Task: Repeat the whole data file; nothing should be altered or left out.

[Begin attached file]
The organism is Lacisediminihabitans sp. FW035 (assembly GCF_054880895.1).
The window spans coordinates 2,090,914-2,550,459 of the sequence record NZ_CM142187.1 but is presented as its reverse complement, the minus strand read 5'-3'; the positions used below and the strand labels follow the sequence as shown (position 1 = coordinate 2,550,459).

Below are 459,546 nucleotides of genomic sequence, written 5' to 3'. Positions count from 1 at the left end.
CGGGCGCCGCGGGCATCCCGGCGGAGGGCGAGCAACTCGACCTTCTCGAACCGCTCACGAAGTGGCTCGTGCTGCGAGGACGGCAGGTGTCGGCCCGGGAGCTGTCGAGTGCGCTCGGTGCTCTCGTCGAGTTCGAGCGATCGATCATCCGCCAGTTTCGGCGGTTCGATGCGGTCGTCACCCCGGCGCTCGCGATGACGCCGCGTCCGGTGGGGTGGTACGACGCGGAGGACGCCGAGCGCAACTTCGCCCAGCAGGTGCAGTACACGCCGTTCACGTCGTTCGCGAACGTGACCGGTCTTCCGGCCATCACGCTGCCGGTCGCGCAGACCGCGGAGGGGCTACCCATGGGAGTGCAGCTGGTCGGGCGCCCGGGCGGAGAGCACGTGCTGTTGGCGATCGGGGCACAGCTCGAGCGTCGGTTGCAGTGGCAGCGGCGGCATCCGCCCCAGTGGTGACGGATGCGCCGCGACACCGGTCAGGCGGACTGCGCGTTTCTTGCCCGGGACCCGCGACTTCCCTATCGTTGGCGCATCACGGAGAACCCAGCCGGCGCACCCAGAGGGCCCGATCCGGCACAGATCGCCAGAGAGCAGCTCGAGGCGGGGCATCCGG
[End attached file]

The organism is Lacisediminihabitans sp. FW035 (assembly GCF_054880895.1).
The window spans coordinates 2,090,914-2,550,459 of the sequence record NZ_CM142187.1 but is presented as its reverse complement, the minus strand read 5'-3'; the positions used below and the strand labels follow the sequence as shown (position 1 = coordinate 2,550,459).

Below are 459,546 nucleotides of genomic sequence, written 5' to 3'. Positions count from 1 at the left end.
CGGGCGCCGCGGGCATCCCGGCGGAGGGCGAGCAACTCGACCTTCTCGAACCGCTCACGAAGTGGCTCGTGCTGCGAGGACGGCAGGTGTCGGCCCGGGAGCTGTCGAGTGCGCTCGGTGCTCTCGTCGAGTTCGAGCGATCGATCATCCGCCAGTTTCGGCGGTTCGATGCGGTCGTCACCCCGGCGCTCGCGATGACGCCGCGTCCGGTGGGGTGGTACGACGCGGAGGACGCCGAGCGCAACTTCGCCCAGCAGGTGCAGTACACGCCGTTCACGTCGTTCGCGAACGTGACCGGTCTTCCGGCCATCACGCTGCCGGTCGCGCAGACCGCGGAGGGGCTACCCATGGGAGTGCAGCTGGTCGGGCGCCCGGGCGGAGAGCACGTGCTGTTGGCGATCGGGGCACAGCTCGAGCGTCGGTTGCAGTGGCAGCGGCGGCATCCGCCCCAGTGGTGACGGATGCGCCGCGACACCGGTCAGGCGGACTGCGCGTTTCTTGCCCGGGACCCGCGACTTCCCTATCGTTGGCGCATCACGGAGAACCCAGCCGGCGCACCCAGAGGGCCCGATCCGGCACAGATCGCCAGAGAGCAGCTCGAGGCGGGGCATCCGG